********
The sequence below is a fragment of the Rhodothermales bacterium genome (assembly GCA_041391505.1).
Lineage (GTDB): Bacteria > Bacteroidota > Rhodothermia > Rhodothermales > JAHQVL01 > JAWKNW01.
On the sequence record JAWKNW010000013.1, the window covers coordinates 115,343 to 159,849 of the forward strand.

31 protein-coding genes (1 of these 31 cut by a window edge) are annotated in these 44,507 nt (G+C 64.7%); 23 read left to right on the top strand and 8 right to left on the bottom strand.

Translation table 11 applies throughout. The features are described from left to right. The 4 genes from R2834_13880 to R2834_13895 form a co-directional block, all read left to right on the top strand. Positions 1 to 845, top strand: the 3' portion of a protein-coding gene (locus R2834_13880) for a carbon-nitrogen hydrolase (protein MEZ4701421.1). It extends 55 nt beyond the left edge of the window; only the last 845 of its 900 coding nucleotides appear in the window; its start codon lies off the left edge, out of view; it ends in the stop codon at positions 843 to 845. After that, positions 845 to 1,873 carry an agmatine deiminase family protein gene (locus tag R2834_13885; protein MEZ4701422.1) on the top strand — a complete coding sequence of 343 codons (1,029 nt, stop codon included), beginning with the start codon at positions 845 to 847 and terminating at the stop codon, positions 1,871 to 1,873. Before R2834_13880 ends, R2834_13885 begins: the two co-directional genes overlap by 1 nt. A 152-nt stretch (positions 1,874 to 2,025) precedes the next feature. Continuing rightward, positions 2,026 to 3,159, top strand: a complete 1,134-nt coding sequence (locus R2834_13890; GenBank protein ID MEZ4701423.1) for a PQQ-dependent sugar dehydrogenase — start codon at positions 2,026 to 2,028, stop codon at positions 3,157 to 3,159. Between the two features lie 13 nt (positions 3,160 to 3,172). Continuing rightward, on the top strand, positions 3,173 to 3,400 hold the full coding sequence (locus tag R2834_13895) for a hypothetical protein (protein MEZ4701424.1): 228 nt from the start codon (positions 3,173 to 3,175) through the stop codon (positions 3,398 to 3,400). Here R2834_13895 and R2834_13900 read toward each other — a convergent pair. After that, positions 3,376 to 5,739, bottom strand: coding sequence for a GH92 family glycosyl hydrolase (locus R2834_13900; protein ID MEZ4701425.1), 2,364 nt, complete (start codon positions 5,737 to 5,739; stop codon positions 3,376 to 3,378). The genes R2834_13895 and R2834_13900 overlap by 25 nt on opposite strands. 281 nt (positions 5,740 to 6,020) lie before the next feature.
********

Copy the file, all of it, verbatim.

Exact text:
The sequence below is a fragment of the Rhodothermales bacterium genome (assembly GCA_041391505.1).
Lineage (GTDB): Bacteria > Bacteroidota > Rhodothermia > Rhodothermales > JAHQVL01 > JAWKNW01.
On the sequence record JAWKNW010000013.1, the window covers coordinates 115,343 to 159,849 of the forward strand.

31 protein-coding genes (1 of these 31 cut by a window edge) are annotated in these 44,507 nt (G+C 64.7%); 23 read left to right on the top strand and 8 right to left on the bottom strand.

Translation table 11 applies throughout. The features are described from left to right. The 4 genes from R2834_13880 to R2834_13895 form a co-directional block, all read left to right on the top strand. Positions 1 to 845, top strand: the 3' portion of a protein-coding gene (locus R2834_13880) for a carbon-nitrogen hydrolase (protein MEZ4701421.1). It extends 55 nt beyond the left edge of the window; only the last 845 of its 900 coding nucleotides appear in the window; its start codon lies off the left edge, out of view; it ends in the stop codon at positions 843 to 845. After that, positions 845 to 1,873 carry an agmatine deiminase family protein gene (locus tag R2834_13885; protein MEZ4701422.1) on the top strand — a complete coding sequence of 343 codons (1,029 nt, stop codon included), beginning with the start codon at positions 845 to 847 and terminating at the stop codon, positions 1,871 to 1,873. Before R2834_13880 ends, R2834_13885 begins: the two co-directional genes overlap by 1 nt. A 152-nt stretch (positions 1,874 to 2,025) precedes the next feature. Continuing rightward, positions 2,026 to 3,159, top strand: a complete 1,134-nt coding sequence (locus R2834_13890; GenBank protein ID MEZ4701423.1) for a PQQ-dependent sugar dehydrogenase — start codon at positions 2,026 to 2,028, stop codon at positions 3,157 to 3,159. Between the two features lie 13 nt (positions 3,160 to 3,172). Continuing rightward, on the top strand, positions 3,173 to 3,400 hold the full coding sequence (locus tag R2834_13895) for a hypothetical protein (protein MEZ4701424.1): 228 nt from the start codon (positions 3,173 to 3,175) through the stop codon (positions 3,398 to 3,400). Here R2834_13895 and R2834_13900 read toward each other — a convergent pair. After that, positions 3,376 to 5,739, bottom strand: coding sequence for a GH92 family glycosyl hydrolase (locus R2834_13900; protein ID MEZ4701425.1), 2,364 nt, complete (start codon positions 5,737 to 5,739; stop codon positions 3,376 to 3,378). The genes R2834_13895 and R2834_13900 overlap by 25 nt on opposite strands. 281 nt (positions 5,740 to 6,020) lie before the next feature.